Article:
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Tips to develop University policies to offer the CHES® exam as an option for graduation or degree comprehensive exam

Guest blog written by: Beth H. Chaney, PhD, MCHES®, The University of Alabama
 

 

 


Many degree programs at four-year institutions/universities require an examination of students’ knowledge of their field of study, before awarding the degree.

This can be done in the form of a capstone/culminating experience to showcase the students’ competency in specified field areas, or oftentimes, graduate programs administer a comprehensive exam that is a test of the student’s mastery of an array of subject areas in the field.

As such, in the field of health education and promotion, developing a comprehensive exam would entail creating an assessment to test students’ ability to perform at the entry-level of practice in the field. In lieu of creating a comprehensive assessment in-house, several universities have worked with the administration at their institution to utilize the Certified Health Education Specialist (CHES®) exam as an option for the health education (or related) degree programs’ comprehensive exam. Universities with health education programs that provide the CHES® exam as an option for students in their degree program, include, but not limited to, Louisiana State University – Shreveport, A.T. Still University, the University of Florida, University of Indianapolis, and The University of Alabama.

Below are 3 tips for those interested in creating this as an option for the comprehensive exam with health education/promotion degrees at your institution:

1. Create a brief rationale for why the CHES® exam would adequately serve the purpose of a comprehensive exam for students in your program to share with your Department faculty and Graduate School administrators.

  • The exam is designed for individuals in the early stages of their career.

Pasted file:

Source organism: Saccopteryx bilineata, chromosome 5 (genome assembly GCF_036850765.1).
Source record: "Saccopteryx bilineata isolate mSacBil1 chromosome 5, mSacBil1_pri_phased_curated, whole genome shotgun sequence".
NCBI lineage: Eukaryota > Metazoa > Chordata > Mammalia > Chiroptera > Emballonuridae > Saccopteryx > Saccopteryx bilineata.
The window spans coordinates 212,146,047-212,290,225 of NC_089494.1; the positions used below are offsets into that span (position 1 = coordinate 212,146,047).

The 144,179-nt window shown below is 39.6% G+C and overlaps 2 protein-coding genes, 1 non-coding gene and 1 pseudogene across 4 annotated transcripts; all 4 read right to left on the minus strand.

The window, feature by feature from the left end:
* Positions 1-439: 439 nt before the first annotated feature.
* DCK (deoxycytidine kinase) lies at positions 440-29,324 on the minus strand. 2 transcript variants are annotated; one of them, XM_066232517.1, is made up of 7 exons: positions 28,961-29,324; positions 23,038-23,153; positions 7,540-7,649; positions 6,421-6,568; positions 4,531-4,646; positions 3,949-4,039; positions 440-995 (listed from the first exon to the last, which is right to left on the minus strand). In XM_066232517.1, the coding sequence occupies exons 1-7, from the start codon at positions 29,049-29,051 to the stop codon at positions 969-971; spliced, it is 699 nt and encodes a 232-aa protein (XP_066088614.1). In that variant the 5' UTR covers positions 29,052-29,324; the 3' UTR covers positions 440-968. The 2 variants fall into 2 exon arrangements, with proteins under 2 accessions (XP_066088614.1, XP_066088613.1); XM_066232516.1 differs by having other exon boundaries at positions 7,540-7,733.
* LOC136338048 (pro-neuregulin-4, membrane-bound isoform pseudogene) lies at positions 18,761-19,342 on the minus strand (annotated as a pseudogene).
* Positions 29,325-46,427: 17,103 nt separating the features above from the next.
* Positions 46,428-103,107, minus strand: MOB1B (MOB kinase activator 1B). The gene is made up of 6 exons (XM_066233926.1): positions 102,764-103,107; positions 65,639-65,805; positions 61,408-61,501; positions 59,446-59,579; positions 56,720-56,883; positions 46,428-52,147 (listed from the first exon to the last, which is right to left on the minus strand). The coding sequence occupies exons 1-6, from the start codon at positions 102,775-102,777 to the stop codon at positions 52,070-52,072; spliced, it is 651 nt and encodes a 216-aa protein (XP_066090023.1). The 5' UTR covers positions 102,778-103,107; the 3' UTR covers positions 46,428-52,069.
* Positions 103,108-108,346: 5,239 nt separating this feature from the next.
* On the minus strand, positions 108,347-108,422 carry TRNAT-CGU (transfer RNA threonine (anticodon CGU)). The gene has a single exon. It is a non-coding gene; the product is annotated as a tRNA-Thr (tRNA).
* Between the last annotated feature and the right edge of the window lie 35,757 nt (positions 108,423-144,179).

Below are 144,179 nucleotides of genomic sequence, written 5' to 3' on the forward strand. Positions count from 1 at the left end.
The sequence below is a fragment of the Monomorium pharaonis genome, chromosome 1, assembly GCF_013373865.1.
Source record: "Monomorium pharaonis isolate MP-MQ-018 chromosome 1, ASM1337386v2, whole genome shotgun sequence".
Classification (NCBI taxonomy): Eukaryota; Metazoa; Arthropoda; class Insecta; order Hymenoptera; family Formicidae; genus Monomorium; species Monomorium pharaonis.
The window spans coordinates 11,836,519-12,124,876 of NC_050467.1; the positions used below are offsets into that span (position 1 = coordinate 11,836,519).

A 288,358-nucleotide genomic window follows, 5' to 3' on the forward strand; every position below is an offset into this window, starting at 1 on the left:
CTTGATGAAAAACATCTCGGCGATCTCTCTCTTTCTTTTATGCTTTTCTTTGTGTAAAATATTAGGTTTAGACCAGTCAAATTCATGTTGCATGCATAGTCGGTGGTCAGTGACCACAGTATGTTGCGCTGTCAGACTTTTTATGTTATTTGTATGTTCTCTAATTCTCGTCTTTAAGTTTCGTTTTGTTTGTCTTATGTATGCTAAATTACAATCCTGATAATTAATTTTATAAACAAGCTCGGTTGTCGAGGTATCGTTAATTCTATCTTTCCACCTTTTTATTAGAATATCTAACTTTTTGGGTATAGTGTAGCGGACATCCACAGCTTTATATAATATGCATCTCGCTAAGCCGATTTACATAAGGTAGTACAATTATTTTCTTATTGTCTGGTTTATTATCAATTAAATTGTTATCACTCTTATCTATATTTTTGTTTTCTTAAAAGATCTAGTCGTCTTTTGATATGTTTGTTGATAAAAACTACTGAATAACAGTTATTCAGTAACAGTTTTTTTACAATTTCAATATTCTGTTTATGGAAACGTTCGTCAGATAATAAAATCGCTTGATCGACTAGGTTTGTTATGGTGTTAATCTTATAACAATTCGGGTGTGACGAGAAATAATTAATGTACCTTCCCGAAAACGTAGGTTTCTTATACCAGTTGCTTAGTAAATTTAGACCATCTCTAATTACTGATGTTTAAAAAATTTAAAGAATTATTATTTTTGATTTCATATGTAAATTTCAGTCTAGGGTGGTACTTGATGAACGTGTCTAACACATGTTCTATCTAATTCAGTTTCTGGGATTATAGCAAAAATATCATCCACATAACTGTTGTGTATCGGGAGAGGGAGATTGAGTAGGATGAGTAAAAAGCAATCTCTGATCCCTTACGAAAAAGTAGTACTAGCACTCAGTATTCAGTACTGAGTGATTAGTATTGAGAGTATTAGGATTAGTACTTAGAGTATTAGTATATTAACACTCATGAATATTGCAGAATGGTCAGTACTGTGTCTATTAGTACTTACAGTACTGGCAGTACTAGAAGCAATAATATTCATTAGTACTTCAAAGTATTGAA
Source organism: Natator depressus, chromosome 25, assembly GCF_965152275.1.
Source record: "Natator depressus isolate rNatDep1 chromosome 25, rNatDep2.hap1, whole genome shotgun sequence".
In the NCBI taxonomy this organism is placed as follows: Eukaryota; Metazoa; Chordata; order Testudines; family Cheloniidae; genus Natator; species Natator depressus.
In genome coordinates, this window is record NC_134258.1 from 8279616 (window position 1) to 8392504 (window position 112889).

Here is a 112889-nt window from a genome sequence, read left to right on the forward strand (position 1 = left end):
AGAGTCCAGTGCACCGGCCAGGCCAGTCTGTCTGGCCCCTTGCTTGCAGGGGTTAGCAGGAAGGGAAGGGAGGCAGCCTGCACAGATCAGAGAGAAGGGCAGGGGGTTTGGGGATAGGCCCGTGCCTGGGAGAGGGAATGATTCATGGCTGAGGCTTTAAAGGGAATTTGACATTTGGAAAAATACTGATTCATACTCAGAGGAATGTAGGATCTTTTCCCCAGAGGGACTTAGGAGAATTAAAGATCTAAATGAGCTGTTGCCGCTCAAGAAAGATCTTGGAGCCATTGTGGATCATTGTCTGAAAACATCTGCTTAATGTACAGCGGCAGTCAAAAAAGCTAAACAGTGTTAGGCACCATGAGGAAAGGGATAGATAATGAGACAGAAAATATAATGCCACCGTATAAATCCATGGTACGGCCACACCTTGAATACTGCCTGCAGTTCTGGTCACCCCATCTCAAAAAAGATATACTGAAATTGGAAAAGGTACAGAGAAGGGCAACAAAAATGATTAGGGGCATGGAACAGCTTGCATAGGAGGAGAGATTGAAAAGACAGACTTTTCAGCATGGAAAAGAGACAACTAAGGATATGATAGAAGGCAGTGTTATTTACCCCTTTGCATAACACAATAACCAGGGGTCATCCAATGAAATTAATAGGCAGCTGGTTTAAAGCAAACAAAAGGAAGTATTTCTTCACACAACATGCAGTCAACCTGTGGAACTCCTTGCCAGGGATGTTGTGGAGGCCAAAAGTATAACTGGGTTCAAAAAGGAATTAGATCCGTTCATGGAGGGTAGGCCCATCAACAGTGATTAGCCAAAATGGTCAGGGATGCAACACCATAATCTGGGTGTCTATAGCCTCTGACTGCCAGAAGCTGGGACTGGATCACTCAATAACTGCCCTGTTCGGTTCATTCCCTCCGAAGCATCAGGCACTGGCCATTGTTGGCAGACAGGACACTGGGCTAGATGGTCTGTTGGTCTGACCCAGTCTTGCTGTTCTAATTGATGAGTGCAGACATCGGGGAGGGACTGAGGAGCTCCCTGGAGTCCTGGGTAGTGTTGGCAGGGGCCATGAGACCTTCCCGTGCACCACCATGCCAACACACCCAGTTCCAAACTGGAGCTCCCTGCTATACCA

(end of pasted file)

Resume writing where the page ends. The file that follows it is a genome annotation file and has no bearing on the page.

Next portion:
• The exam is validated by a comprehensive job analysis study (updated every 5 years) to identify entry-level Competencies for health education specialists.
  • The exam tests on what is relevant and current in the field of health education/promotion.
  • The exam verifies if students are competent to practice at the entry-level and provides the program with national pass rate data for program comparisons.

2.Create exam options for students in the program.

  • Options could be the CHES® exam is a program requirement (outline payment of the exam as part of the degree program requirement), or the CHES® exam could be one of two options for students, with an in-house exam also being offered (students decide which they would like to take). Provide a deadline for students to determine which option is best for them.
     
  • Specifically outline the times that students would need to register, schedule the CHES® exam, and provide results to the program (CHES® exam results are provided to the test-taker upon submission of the exam). Deadlines for (2b.) will vary depending on Graduate School deadlines for reporting results of comprehensive exams of students. Note that the CHES® exam is only given twice a year (once in October and once in April), and upon completion of the exam, candidates receive a preliminary pass/fail notice. Official notification of complete scores is mailed four to six weeks after the exam testing window closes.

3. Create policies regarding passing/failing CHES® exam (specific deadlines for registering during the degree program and reporting results are essential) and what students do if they should fail the CHES® exam.

  • If a student fails the exam, an option of taking an in-house version could be offered, or the ability to sit for the CHES® exam, again, in the next exam cycle. (Note payment requirements for re-sitting for the exam must be considered.)
     
  • Students should be aware of all policies in the program handbook and university catalog (this includes payment requirements).

The CHES® exam is a competency-based tool that is used to assess an individual’s “possession, application and interpretation of knowledge in the Eight Areas of Responsibility for Health Education Specialists,” as determined by the most recent U.S.-based practice analysis study (NCHEC, https://www.nchec.org/ches). If feasible at your institution, this exam would be a great option for the program to assess qualifications of entry-level students for the field. Therefore, using the tips above, start a conversation with your faculty and Graduate School to weigh the pros/cons of offering this as an option for your institution. Incorporating the CHES® exam into the program will allow students the option to get a degree in the field, but to become certified, as well.

 
Posted by Tanya Cole at 15:06

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